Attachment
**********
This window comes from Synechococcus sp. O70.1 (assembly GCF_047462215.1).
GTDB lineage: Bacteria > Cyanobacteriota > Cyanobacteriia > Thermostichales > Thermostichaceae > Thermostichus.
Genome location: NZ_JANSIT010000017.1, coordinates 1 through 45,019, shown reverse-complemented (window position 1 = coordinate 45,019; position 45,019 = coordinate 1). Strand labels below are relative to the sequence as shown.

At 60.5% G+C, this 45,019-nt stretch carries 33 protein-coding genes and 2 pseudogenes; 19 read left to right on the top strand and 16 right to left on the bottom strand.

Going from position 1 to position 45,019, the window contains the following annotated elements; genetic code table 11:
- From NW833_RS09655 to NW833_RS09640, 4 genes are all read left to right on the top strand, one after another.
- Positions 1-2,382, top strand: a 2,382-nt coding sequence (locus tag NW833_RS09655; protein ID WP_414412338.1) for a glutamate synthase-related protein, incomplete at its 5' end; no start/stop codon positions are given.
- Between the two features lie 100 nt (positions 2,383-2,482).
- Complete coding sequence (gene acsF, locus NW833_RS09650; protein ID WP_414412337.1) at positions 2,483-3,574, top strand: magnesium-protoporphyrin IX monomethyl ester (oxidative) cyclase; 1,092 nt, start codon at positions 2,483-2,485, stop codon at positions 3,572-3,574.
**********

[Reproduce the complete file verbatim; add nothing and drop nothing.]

This window comes from Synechococcus sp. O70.1 (assembly GCF_047462215.1).
GTDB lineage: Bacteria > Cyanobacteriota > Cyanobacteriia > Thermostichales > Thermostichaceae > Thermostichus.
Genome location: NZ_JANSIT010000017.1, coordinates 1 through 45,019, shown reverse-complemented (window position 1 = coordinate 45,019; position 45,019 = coordinate 1). Strand labels below are relative to the sequence as shown.

At 60.5% G+C, this 45,019-nt stretch carries 33 protein-coding genes and 2 pseudogenes; 19 read left to right on the top strand and 16 right to left on the bottom strand.

Going from position 1 to position 45,019, the window contains the following annotated elements; genetic code table 11:
- From NW833_RS09655 to NW833_RS09640, 4 genes are all read left to right on the top strand, one after another.
- Positions 1-2,382, top strand: a 2,382-nt coding sequence (locus tag NW833_RS09655; protein ID WP_414412338.1) for a glutamate synthase-related protein, incomplete at its 5' end; no start/stop codon positions are given.
- Between the two features lie 100 nt (positions 2,383-2,482).
- Complete coding sequence (gene acsF, locus NW833_RS09650; protein ID WP_414412337.1) at positions 2,483-3,574, top strand: magnesium-protoporphyrin IX monomethyl ester (oxidative) cyclase; 1,092 nt, start codon at positions 2,483-2,485, stop codon at positions 3,572-3,574.